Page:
Citizens’ views on smoking mixed
Published 6:40 pm Wednesday, May 26, 2010
As the state Health Department leads a statewide campaign toeducate Mississippians about the dangers of second-hand smoke, andlocal anti-smoking activists push city leaders to make Brookhavencompletely smoke-free, citizens seem to be mixed in their views ofthe issue.
On the one hand, people think it should be their decision tolight up if they want to.
“It’s my life. I should be able to do what I want with my ownbody,” said Caseyville’s Tony Moak. “The government andmunicipalities have too much control over us as it is.”
On the other hand, some people feel bad choices need to begoverned.
“If they’re not going to decide not to smoke, someone needs tohelp them,” said Derrick Evans of Brookhaven. “We don’t allowpeople to just commit suicide either.”
In May of 2008, the Brookhaven Board of Aldermen passed anordinance to make businesses in the city smoke-free if they wantedto opt in. In addition, there is no smoking in public sports arenasas a result of the ordinance.
Recently, anti-tobacco lobbyists came before the board torequest their consideration on making Brookhaven completelysmoke-free, in any business or public place. The board said they’dtake it under advisement.
Statewide attention on the matter focuses on reducingsecond-hand smoke, which Brookhaven residents have mixed feelingson.
“I mean really, if I’m smoking on the sidewalk how is thathurting anyone? I think a closed space is bad, sure, but if I wantto smoke in a smoking section of a restaurant or on a sidewalk, Idon’t think anyone should tell me I can’t,” said Candi Morris asshe purchased a pack of cigarettes at a local gas station. “I thinka lot of that second-hand stuff is hype.”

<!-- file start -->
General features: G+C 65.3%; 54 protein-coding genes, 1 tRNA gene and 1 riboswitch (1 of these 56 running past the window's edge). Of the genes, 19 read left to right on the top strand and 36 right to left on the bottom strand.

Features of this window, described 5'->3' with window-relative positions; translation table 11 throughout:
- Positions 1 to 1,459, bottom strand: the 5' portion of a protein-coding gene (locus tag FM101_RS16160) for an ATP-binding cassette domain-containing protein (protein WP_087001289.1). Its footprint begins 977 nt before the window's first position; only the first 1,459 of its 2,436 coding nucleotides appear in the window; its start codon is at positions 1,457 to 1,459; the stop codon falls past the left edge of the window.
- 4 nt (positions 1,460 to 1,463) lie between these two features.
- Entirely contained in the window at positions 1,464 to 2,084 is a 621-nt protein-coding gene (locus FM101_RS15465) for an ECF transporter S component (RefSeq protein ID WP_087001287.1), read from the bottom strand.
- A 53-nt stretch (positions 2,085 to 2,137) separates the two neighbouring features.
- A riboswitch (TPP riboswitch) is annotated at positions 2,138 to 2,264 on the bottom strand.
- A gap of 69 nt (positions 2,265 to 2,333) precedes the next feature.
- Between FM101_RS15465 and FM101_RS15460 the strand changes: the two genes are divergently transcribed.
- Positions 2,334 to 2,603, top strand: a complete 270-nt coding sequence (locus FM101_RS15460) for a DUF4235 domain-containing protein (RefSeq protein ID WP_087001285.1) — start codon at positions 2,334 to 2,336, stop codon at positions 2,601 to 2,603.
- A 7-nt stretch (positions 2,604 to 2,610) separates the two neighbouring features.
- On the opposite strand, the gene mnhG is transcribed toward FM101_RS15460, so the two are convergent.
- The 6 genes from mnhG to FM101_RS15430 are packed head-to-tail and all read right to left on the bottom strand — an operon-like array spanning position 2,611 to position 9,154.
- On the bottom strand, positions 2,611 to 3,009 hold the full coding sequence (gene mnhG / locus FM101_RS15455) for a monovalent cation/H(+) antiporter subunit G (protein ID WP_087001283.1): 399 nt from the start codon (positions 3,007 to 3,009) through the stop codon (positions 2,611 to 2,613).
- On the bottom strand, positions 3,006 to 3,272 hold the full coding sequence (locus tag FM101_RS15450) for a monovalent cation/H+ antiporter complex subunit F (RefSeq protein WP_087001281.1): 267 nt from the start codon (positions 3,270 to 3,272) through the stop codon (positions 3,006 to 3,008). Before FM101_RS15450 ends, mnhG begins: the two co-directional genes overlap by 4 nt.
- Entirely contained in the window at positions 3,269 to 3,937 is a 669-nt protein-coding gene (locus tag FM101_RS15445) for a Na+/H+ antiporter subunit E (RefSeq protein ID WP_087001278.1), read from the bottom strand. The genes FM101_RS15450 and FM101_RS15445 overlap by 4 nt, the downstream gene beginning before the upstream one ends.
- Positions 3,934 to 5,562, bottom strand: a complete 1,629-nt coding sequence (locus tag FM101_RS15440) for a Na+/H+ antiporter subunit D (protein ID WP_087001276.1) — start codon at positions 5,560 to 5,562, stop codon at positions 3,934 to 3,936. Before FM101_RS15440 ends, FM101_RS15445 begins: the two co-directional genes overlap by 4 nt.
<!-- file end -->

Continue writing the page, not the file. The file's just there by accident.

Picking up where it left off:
Anna Smith-Semprevivo is a Brookhaven native living in Illinois,which is a smoke-free state. She said when she comes home forvacations, she can see the difference in Illinois and otherstates.
“We just did a road trip back to Brookhaven, and the places thatwe had to stop in at were not smoke free and it was just gross,”she said. “It looked like there was a layer of dirt and tar on thewalls and ceilings. And some of the places with ceiling tiles, thetiles were yellow. By no means do I think that Illinois is perfect,but it does feel cleaner.”
Meanwhile, former Hazlehurst resident Tre’ Bass now owns arestaurant in Baton Rouge, where the Louisiana House Health andWelfare Committee just rejected a bill to ban smoking in bars andcasinos on Tuesday. The state already prohibits smoking inrestaurants, public places, public buildings and most places ofemployment.
Though he is not a smoker, Bass said he believes it should bethe smoker’s and the business owner’s right to choose against whathe calls ‘benevolent tyranny.’
“For the record I’m anti-smoking but pro-private property andpro-personal responsibility. Of course, I’d try to get you to quit,but you’re an adult and can make those decisions yourself, just asthe owner of a business should have the freedom to decide how heruns his establishment,” he said. “Working in the restaurantbusiness has given me the unique opportunity to see all the sidesof this issue and I have campaigned wildly on the side of businessowners and private property and personal responsibility.”
The website for Tobacco Free Kids (www.tobaccofreekids.org)shows that each year in Mississippi, smoking accounts for anestimated 4,700 premature deaths, including 550 deaths amongnonsmokers as a result of second-hand smoke.
But Morris said that doesn’t worry her.
“We’re all going to die of something. There’s too many kinds ofcancer out there right now to worry about,” she said. “I’m suresomething’s going to get me one day, and I can’t waste my lifeworrying about what it’s going to be.”